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Audio Engineering

Audio Engineering

Rolls VP29 Phono Preamp Enhancement and Hacking Project

Vinyl is still king. We don't have giant reel-to-reel tape decks at home, so the highest quality playback is still the good old long-playing record. The fact the industry is seeing double digit growth in vinyl sales just cements that fact. People that love music, love vinyl.

The Rolls VP29 Phono Preamp costs less than $50 (still!) and sounds pretty good and is a common and great intro into listening to vinyl; really good for the price. It's currently got 4.3 of 5 stars on Amazon. And there are lots of reviews. That usually means a product is pretty good. I have to agree.

Still, you can enhance this device pretty cheap if you're willing to hack and play around. Here is what I did many years ago when I picked up my copy.

First, let's take a look at what one looks like. It's made in the USA and is compact chasis with in and out and even a headphone amp.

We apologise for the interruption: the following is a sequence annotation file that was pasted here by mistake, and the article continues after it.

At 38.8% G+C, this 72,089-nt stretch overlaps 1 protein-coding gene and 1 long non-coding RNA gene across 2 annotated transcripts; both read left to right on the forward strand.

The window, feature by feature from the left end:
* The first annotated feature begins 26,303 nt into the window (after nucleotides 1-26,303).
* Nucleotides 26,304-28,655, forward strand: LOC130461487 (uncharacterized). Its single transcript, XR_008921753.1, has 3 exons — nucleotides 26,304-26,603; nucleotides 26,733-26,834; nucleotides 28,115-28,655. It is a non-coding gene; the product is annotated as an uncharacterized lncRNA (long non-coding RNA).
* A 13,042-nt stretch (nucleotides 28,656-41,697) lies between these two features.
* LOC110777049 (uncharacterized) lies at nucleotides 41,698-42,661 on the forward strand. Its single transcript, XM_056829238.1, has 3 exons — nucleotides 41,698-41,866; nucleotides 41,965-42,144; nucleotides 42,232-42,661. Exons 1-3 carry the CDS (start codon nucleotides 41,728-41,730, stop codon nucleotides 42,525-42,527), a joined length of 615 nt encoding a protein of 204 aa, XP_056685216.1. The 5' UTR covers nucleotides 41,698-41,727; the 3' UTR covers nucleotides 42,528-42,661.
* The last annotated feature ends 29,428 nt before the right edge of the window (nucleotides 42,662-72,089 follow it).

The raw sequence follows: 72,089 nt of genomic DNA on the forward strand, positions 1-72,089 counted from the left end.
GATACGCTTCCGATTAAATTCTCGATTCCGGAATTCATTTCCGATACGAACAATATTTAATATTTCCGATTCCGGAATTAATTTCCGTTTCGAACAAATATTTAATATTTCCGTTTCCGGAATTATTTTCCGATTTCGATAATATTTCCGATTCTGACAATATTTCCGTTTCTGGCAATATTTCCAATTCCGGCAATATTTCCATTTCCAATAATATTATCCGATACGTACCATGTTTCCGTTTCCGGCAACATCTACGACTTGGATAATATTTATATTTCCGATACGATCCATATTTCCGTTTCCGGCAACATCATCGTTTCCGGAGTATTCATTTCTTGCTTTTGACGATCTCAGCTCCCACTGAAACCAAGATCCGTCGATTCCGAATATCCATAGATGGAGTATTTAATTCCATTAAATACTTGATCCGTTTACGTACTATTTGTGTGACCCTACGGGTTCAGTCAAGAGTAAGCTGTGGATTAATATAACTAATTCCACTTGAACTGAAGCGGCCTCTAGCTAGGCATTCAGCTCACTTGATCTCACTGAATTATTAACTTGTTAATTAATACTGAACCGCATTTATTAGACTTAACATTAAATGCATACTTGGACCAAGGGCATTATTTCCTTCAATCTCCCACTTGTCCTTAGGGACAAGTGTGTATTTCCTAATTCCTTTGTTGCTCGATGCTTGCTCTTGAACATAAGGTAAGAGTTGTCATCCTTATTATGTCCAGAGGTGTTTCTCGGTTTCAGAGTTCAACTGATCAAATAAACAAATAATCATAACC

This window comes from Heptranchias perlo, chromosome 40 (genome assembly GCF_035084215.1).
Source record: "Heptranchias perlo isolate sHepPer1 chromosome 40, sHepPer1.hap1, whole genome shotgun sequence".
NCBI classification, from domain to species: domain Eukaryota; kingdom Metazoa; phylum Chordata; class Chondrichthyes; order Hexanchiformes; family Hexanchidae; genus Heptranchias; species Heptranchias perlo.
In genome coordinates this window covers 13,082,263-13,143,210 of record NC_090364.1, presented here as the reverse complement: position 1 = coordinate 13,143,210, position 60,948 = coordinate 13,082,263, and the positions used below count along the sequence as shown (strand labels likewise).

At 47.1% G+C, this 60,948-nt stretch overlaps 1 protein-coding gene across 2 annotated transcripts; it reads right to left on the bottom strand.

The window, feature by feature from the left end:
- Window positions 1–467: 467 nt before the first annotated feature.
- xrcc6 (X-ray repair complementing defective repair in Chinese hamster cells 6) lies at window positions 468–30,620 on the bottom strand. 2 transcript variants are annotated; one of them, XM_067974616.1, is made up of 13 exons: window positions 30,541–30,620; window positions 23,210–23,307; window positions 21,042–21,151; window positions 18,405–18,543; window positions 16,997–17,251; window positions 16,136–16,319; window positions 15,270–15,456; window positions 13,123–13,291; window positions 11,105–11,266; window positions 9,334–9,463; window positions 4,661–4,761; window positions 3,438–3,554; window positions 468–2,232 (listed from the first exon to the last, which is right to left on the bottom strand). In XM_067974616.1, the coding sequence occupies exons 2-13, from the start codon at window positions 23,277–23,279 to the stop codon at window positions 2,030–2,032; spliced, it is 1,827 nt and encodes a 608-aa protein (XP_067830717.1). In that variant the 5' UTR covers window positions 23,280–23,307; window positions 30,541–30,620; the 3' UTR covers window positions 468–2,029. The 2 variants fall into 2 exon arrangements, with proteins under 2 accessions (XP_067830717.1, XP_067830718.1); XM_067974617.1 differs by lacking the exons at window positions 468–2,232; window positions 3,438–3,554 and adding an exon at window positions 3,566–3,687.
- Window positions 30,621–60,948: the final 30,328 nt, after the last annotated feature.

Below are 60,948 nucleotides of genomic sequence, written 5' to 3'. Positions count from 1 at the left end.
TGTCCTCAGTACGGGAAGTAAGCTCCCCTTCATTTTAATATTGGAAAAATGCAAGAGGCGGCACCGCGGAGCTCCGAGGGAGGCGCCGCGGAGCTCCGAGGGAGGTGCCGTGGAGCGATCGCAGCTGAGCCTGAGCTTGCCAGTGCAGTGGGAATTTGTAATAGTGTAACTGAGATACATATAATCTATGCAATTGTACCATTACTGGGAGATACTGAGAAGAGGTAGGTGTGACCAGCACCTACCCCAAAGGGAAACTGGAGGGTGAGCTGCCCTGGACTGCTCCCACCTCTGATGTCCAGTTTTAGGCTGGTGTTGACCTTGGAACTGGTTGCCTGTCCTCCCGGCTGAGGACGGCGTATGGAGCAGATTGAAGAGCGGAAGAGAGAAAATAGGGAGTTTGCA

Rolls VP29 Phono Preamp Enhancement

Rolls VP29 Phono Preamp Enhancement

So looking inside, you can see some of my changes, removing the headphone jack and adding a couple giant film cans. Note the larger electrolytics too. BTW, I wrapped the large film caps in grounded foil to reduce their imprint on the circuit. Less noise. Less crossover.

Rolls VP29 Phono Preamp Enhancement

And a voltage regulator mounted to the chassis for heat removal.

Rolls VP29 Phono Preamp Enhancement

The factory schematic:

Rolls VP29 Phono Preamp Enhancement

So what did I do? Essentially, embrace what the VP29 was and upgrade its core with higher quality parts. Here's the quick rundown:

And my revised schematic:

Rolls VP29 Phono Preamp Enhancement

This little preamp sounds really nice; really, really nice given the price. You can get better pretty easy, but the $ figure jumps pretty quick. I think you'll spend 4-5x minimum on a production preamp that can hang with these simple modifications.

Modified or not, the VP29 can best most onboard phono pres; especially on old gear with really bad electrolytics... which if you upgrade to a more expensive unit, will immediately dispense of electrolytics with film. Again, unfortunately, this VP29 doesn't have room for that complete mod, but this will max out what $100 can do for your vinyl collection.

Either drop $250-$1,000 or try this little trick out for less than $100. Please let me know what you think. Interested to see your results. Thanks for reading.

Happy hacking. ~Sean